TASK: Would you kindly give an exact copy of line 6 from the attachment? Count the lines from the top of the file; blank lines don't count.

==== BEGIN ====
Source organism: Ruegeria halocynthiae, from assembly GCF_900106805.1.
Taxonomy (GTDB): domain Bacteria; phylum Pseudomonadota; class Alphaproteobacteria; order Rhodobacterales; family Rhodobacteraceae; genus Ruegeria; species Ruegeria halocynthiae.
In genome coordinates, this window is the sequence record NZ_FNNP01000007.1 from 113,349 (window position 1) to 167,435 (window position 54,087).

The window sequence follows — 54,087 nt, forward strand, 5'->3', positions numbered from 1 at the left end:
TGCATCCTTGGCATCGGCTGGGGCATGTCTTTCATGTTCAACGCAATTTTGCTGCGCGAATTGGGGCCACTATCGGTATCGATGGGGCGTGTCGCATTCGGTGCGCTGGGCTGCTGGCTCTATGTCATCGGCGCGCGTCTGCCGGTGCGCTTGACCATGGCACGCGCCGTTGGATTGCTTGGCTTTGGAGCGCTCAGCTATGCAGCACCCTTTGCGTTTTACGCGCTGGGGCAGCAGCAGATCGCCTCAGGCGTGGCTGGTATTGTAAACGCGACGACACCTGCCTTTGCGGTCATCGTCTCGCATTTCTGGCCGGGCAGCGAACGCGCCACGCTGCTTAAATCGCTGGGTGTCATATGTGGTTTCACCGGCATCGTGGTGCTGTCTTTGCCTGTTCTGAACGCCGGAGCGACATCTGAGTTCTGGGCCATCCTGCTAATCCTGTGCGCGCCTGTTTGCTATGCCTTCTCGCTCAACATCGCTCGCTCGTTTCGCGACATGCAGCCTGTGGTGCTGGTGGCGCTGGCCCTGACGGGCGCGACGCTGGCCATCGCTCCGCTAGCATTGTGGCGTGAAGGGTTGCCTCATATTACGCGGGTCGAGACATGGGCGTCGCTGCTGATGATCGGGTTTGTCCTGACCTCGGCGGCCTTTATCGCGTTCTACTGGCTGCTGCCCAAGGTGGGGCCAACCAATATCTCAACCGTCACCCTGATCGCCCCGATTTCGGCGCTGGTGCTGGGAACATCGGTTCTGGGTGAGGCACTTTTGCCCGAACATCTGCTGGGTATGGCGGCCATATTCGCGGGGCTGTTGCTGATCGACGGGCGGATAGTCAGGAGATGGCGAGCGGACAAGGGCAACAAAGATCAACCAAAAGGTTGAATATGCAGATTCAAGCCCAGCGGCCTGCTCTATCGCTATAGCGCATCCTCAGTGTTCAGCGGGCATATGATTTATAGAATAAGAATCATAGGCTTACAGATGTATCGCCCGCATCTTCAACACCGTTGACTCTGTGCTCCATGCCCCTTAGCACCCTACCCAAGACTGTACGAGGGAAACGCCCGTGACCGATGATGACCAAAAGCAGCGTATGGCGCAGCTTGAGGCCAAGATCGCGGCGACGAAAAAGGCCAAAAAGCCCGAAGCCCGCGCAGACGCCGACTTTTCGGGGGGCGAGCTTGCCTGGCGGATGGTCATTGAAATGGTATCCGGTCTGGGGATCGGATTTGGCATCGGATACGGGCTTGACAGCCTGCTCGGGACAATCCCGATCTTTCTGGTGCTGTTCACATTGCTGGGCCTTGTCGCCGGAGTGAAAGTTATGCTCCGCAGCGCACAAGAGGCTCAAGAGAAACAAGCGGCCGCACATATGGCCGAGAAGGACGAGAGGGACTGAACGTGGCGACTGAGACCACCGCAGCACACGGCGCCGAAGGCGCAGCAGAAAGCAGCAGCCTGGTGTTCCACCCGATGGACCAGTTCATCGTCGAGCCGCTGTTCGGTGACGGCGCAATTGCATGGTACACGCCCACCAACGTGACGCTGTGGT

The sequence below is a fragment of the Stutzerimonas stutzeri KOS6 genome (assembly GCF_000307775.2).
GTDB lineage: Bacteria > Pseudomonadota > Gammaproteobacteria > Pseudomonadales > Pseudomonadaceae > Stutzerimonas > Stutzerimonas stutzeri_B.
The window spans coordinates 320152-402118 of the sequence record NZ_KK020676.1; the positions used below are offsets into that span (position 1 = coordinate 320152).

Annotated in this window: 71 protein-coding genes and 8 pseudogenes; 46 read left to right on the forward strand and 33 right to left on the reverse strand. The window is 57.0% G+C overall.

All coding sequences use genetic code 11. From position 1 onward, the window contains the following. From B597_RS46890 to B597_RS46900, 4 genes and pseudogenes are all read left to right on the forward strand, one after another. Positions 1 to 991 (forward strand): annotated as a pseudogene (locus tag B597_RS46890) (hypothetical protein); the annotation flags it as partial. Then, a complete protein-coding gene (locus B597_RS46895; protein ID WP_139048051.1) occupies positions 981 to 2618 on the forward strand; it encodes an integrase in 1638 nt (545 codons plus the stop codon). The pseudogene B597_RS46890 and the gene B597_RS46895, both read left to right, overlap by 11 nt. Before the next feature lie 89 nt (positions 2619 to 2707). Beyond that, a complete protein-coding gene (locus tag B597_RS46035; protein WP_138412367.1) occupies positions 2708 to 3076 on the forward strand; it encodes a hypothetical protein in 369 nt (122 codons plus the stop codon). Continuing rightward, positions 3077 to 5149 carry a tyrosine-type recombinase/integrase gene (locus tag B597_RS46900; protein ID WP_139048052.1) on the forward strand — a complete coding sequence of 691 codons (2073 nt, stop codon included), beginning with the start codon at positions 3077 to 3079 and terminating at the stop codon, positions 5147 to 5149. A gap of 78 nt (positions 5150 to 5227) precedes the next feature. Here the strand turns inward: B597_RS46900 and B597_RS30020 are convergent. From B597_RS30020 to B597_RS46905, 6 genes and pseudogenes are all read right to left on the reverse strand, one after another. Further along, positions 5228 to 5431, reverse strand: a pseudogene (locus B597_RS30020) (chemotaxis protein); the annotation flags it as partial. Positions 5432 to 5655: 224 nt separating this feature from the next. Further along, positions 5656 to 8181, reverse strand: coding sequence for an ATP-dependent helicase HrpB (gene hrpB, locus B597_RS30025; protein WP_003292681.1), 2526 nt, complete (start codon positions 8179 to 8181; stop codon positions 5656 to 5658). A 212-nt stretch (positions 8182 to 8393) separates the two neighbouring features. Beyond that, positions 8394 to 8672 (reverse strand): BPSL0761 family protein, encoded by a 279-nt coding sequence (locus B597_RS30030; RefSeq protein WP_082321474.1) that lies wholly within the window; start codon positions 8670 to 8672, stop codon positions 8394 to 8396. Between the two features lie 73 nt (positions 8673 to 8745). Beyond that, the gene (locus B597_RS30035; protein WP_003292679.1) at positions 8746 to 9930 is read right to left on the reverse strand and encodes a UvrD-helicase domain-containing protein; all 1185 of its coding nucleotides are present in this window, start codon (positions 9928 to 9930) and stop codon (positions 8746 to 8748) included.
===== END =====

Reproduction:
The sequence below is a fragment of the Stutzerimonas stutzeri KOS6 genome (assembly GCF_000307775.2).